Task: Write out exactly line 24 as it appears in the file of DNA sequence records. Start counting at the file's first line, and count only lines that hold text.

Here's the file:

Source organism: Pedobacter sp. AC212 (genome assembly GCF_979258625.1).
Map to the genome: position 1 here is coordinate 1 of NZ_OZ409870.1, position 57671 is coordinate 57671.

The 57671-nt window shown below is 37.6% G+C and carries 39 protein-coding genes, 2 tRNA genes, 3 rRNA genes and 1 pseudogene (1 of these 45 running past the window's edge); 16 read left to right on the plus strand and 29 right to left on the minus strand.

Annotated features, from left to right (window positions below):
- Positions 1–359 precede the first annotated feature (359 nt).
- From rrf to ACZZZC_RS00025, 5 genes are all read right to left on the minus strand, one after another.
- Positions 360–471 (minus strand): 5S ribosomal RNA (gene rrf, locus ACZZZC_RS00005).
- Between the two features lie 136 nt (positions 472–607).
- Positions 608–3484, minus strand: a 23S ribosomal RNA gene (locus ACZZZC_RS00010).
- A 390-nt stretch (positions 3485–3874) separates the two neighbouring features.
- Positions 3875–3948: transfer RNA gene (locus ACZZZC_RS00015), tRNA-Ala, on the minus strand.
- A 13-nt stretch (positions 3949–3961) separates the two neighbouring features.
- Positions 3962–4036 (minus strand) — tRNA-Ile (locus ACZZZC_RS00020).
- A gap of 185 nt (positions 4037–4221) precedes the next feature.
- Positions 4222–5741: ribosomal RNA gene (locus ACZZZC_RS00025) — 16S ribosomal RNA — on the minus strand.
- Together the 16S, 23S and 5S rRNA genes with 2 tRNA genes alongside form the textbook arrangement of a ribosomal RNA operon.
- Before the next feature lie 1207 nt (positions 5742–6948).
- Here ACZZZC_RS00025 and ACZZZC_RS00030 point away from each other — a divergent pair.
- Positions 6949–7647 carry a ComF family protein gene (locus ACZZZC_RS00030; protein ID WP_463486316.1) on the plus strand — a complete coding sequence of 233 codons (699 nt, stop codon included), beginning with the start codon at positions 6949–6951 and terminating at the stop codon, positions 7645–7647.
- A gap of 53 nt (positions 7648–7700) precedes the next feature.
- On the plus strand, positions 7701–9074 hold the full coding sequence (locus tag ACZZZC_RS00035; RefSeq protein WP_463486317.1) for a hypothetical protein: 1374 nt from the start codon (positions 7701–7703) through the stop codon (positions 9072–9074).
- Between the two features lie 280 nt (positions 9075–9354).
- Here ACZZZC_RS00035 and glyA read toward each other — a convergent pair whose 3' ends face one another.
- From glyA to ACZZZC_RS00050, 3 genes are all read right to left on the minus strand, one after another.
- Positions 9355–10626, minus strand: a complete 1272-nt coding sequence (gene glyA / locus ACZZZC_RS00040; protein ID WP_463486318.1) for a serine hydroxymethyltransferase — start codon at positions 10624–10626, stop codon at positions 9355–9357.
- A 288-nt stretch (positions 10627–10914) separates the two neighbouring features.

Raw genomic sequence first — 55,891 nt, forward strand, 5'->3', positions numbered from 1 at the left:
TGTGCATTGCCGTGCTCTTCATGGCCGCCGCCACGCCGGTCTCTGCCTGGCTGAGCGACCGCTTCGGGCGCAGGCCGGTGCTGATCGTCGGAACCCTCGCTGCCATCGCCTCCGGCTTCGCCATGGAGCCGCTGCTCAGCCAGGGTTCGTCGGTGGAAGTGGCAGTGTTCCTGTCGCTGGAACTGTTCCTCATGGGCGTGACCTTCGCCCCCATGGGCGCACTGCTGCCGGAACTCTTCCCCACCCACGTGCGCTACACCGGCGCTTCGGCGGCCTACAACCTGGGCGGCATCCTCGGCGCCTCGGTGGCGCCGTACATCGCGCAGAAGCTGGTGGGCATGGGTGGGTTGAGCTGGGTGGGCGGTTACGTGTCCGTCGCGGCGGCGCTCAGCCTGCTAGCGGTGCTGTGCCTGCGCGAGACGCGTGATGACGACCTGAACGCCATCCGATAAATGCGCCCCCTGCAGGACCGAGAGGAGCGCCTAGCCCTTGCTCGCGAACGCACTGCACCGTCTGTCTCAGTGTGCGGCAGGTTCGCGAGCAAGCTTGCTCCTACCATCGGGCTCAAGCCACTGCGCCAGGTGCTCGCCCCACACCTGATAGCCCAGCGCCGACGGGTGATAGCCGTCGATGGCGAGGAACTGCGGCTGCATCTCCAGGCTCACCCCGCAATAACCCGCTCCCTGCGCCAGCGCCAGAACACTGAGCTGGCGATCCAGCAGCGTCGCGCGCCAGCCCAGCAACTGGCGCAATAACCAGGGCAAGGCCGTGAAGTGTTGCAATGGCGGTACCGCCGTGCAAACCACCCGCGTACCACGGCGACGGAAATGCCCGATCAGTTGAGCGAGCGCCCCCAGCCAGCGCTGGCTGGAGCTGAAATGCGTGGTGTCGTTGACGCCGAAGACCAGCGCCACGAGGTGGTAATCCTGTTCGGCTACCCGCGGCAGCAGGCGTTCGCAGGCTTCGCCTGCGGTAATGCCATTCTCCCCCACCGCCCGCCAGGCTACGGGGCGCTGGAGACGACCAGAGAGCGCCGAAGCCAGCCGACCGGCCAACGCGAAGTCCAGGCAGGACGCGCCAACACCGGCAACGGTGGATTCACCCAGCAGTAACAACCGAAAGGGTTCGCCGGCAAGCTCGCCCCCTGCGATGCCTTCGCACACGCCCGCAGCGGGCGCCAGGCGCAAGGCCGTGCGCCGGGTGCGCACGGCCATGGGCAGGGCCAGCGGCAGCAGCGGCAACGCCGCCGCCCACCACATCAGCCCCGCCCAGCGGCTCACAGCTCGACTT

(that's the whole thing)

- From glyA to ACZZZC_RS00050, 3 genes are all read right to left on the minus strand, one after another.